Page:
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October 16, 2017

New book by UO Folklore Program graduate Elizabeth Currans!

Marching Dykes, Liberated Sluts, and Concerned Mothers: Women Activists Transform Public Space (University of Illinois Press, 2017)

Marching Dykes, Liberated Sluts, and Concerned Mothers: Women Activists Transform Public Space (University of Illinois Press, 2017)

From the Women in Black vigils and Dyke marches to the Million Mom March, women have seized a dynamic role in early twenty-first century protest. The varied demonstrations–whether about gender, sexuality, war, or other issues–share significant characteristics as space-claiming performances in and of themselves beyond their place in any broader movement.

Elizabeth Currans blends feminist, queer, and critical race theory with performance studies, political theory, and geography to explore the outcomes and cultural relevance of public protest. Drawing on observation, interviews, and archival and published sources, Currans shows why and how women utilize public protest as a method of participating in contemporary political and cultural dialogues. She also examines how groups treat public space as an important resource and explains the tactics different women protesters use to claim, transform, and hold it. The result is a passionate and pertinent argument that women-organized demonstrations can offer scholars a path to study the relationship of gender and public space in today’s political culture.


Elizabeth Currans is associate professor of Women’s and Gender Studies at Eastern Michigan University where she teaches courses in feminist, queer, performance, and disability studies. She earned her MA in Folklore Studies in 1999 from the University of Oregon and her PhD in Religious Studies and Women’s Studies in 2007 from UC Santa Barbara.  Recent publications appear in Feminist Formations, Social Justice, Women’s Studies Quarterly, Obsidian, and Frontiers: A Journal of Women’s Studies. Her new research project examines public performances (bicycle rides, protests, music festivals, performance art, sculpture) in edge spaces, places were the urban and natural encounter each other.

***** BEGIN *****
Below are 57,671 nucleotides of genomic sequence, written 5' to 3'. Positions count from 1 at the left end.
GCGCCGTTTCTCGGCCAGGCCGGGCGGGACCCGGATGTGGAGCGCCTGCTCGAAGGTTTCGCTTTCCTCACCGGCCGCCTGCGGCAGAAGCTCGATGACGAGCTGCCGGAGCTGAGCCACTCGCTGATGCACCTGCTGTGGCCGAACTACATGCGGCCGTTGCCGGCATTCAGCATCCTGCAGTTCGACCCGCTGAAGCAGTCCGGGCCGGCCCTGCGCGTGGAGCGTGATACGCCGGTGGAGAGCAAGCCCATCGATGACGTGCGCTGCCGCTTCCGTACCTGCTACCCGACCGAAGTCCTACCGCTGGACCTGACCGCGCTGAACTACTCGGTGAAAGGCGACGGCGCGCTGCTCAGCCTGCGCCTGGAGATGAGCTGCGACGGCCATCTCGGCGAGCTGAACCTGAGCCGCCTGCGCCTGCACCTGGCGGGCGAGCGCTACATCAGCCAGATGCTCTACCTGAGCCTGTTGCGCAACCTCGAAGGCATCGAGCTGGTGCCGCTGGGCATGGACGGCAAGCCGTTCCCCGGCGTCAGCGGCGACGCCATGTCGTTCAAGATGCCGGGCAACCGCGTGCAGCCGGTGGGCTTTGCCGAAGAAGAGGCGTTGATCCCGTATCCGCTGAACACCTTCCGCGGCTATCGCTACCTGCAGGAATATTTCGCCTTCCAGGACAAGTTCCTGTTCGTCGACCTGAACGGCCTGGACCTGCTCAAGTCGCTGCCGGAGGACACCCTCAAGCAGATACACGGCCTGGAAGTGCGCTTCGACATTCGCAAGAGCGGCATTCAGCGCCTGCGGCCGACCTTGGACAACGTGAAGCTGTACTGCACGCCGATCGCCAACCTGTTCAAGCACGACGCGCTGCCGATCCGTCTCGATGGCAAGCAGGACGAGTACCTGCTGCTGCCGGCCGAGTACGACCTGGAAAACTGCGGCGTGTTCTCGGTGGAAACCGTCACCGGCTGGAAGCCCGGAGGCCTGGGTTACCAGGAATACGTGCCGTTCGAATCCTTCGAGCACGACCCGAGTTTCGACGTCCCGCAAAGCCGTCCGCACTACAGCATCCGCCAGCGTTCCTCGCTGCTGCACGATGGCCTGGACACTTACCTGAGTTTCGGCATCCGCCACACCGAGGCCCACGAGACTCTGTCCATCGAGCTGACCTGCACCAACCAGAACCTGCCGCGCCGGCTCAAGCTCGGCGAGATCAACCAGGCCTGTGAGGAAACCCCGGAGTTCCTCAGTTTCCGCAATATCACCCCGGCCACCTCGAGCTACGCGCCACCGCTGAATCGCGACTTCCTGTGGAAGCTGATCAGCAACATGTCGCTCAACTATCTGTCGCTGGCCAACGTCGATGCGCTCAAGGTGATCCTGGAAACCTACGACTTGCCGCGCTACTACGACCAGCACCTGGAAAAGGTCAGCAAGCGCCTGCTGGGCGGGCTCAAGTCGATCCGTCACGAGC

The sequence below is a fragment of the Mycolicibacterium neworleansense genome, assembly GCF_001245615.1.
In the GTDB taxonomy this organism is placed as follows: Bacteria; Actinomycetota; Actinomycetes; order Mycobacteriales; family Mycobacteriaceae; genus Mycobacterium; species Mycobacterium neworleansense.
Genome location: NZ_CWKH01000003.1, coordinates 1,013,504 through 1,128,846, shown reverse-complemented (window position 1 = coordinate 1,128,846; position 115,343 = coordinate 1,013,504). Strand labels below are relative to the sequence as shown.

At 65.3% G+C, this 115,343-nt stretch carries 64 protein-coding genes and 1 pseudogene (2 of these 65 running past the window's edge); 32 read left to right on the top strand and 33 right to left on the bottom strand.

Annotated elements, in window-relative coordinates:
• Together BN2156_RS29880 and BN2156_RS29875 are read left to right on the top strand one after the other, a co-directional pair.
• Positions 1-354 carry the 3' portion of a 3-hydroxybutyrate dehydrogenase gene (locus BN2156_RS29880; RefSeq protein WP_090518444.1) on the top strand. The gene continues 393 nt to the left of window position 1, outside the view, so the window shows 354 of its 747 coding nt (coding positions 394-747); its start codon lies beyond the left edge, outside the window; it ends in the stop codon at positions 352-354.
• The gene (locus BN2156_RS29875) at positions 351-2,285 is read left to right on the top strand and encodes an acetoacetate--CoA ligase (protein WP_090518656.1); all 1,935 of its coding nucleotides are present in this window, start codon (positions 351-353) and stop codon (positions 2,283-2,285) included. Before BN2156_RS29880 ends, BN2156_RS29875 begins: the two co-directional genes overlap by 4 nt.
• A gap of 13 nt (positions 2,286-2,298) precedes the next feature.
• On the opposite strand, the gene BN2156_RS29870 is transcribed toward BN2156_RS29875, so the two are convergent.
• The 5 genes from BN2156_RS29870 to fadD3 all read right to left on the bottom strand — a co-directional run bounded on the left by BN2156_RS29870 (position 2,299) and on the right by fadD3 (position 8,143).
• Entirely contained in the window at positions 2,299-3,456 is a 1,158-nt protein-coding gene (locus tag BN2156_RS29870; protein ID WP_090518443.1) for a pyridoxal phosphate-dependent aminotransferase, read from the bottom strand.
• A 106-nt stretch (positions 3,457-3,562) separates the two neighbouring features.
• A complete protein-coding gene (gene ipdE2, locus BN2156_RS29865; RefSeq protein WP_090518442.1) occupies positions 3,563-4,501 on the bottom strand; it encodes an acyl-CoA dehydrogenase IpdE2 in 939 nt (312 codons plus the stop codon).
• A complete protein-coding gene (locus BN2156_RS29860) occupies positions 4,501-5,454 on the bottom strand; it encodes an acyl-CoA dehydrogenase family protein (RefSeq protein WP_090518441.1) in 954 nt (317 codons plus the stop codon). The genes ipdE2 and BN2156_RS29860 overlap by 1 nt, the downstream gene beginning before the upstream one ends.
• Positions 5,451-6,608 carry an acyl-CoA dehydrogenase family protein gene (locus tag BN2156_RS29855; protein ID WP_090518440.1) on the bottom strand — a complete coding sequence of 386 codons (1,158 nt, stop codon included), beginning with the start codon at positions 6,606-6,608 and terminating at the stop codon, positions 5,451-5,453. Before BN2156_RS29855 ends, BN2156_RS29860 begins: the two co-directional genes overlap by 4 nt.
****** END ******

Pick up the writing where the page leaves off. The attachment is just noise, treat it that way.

October 12, 2017

World Music Series: Venezuelan Music with Trio Mochima

As part of the UO Latinx Heritage Month celebration, the World Music Series’s first concert features Venezuelan music with Trio Mochima this Sunday, October 15 at 7:30 PM in Beall Hall. Joropo, merengue, parranda and other genres will featured. In addition to visiting a local elementary school, the Trio will offer a free, public workshop on Venezuelan music at 11 AM on Monday, October 16 in Frohnmayer Music Building, room 190. Bring your flute, guitar, and maracas and join us!

Support for this concert comes from the UO School of Music and Dance, the Oregon Humanities Center’s Endowment for Public Outreach in the Arts, Sciences, and Humanities, the UO Folklore Program, and the UO Center for Latino/a and Latin American Studies.

October 4, 2017

Carol Silverman interviewed by CBS TV about Roma and Begging

Professor Carol Silverman, Department of Anthropology and Folklore Program, was interviewed on CBS TV in San Francisco about Roma and begging. You can view the story at –

For Some BART Panhandlers, Begging Is Their Job:


May 26, 2017

Dr. Daniel Wojcik Featured in Cascade Magazine

Daniel Wojcik was a child when he first encountered the art of the untrained.

During trips, his family was always stopping at one roadside attraction or another. He was amazed by the famous Watts Towers of Los Angeles, made of rebar and concrete and reaching 90 feet into the air; Bottle Village, a collection of shrines and mosaic walkways in Southern California composed of landfill discards and found objects—25 years in the making—left him fascinated and wanting to learn more.

(Read The Whole Story Here)

May 15, 2017

Dr. Philip Scher appointed Divisional Dean for Social Sciences

The Folklore Program is proud to announce the appointment of Dr. Philip Scher to the post of Divisional Dean for Social Sciences, effective July 1, 2017. Dr. Scher is the Director of the Folklore Program and has been a member of the UO Department of Anthropology faculty since 2002.  He has previously served as the Director of Undergraduate Studies and Director of Graduate Studies in the Department of Anthropology.


Dr. Scher has extensive university experience, including serving on the Dean’s Advisory Council, UO Senate, Committee on Committees, College Advisor, and UO Childcare Committee.  Dr. Scher is an exemplary scholar in the field of heritage and national identity in Caribbean cultures, and has received a number of prestigious grant awards including a Guggenheim Fellowship, a Fulbright Senior Scholar Fellowship, and a Wenner-Gren Foundation grant.


In his role as Director of the Folklore Program, Dr. Scher has increased summer online course offerings, giving students flexibility in satisfying core requirements and quadrupling the program’s operating budget.  He is committed to engaging in contemporary communities, new media and technology, and diverse communities in active and reciprocal ways.

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